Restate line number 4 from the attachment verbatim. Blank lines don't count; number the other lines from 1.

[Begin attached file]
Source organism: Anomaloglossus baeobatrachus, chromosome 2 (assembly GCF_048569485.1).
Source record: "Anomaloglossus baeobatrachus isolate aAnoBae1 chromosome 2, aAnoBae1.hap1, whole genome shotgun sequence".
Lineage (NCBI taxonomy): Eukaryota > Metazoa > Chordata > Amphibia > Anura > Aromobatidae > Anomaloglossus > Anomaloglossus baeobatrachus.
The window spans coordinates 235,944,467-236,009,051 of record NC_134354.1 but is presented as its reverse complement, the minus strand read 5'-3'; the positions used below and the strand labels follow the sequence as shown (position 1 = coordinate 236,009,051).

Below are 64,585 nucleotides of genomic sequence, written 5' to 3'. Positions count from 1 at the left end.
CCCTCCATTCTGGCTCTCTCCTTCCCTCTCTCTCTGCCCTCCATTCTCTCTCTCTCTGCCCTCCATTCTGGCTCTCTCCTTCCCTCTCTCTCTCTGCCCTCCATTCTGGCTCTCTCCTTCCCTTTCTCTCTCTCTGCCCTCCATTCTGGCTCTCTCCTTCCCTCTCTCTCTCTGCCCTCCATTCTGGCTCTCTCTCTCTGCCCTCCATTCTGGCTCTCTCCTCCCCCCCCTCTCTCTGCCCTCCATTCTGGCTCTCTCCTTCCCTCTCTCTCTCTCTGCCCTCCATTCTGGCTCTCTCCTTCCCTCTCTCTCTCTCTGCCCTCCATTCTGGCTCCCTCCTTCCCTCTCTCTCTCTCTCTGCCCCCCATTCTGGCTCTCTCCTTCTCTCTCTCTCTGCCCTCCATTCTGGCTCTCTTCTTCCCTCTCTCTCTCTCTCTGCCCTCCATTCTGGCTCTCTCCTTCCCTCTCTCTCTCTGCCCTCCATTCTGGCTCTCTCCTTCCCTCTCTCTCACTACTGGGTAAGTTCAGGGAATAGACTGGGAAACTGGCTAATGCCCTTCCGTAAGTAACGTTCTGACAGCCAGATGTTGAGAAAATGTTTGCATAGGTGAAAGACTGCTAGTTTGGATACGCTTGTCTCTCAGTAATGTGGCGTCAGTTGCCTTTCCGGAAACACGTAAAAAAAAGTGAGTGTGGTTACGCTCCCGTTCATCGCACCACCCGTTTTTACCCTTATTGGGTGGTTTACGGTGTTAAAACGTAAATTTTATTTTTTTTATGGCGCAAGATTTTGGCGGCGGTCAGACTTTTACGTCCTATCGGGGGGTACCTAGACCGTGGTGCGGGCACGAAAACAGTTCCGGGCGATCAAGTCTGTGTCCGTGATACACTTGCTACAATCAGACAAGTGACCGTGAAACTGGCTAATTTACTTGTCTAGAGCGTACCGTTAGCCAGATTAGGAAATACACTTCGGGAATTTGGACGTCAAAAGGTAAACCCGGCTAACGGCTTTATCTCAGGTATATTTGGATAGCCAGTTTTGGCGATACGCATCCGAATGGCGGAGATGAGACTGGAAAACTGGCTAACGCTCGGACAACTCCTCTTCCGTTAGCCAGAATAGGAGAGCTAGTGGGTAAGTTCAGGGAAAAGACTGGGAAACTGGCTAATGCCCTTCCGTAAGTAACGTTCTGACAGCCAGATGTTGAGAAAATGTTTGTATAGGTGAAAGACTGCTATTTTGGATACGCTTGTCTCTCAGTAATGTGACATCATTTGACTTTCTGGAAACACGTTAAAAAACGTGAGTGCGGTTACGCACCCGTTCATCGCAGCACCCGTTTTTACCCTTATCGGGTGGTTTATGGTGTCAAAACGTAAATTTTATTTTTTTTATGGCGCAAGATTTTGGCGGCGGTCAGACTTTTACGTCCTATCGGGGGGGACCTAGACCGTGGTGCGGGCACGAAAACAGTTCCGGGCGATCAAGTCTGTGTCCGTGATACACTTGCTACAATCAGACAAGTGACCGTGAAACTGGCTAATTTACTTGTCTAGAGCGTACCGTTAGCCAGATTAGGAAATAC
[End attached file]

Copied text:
The window spans coordinates 235,944,467-236,009,051 of record NC_134354.1 but is presented as its reverse complement, the minus strand read 5'-3'; the positions used below and the strand labels follow the sequence as shown (position 1 = coordinate 236,009,051).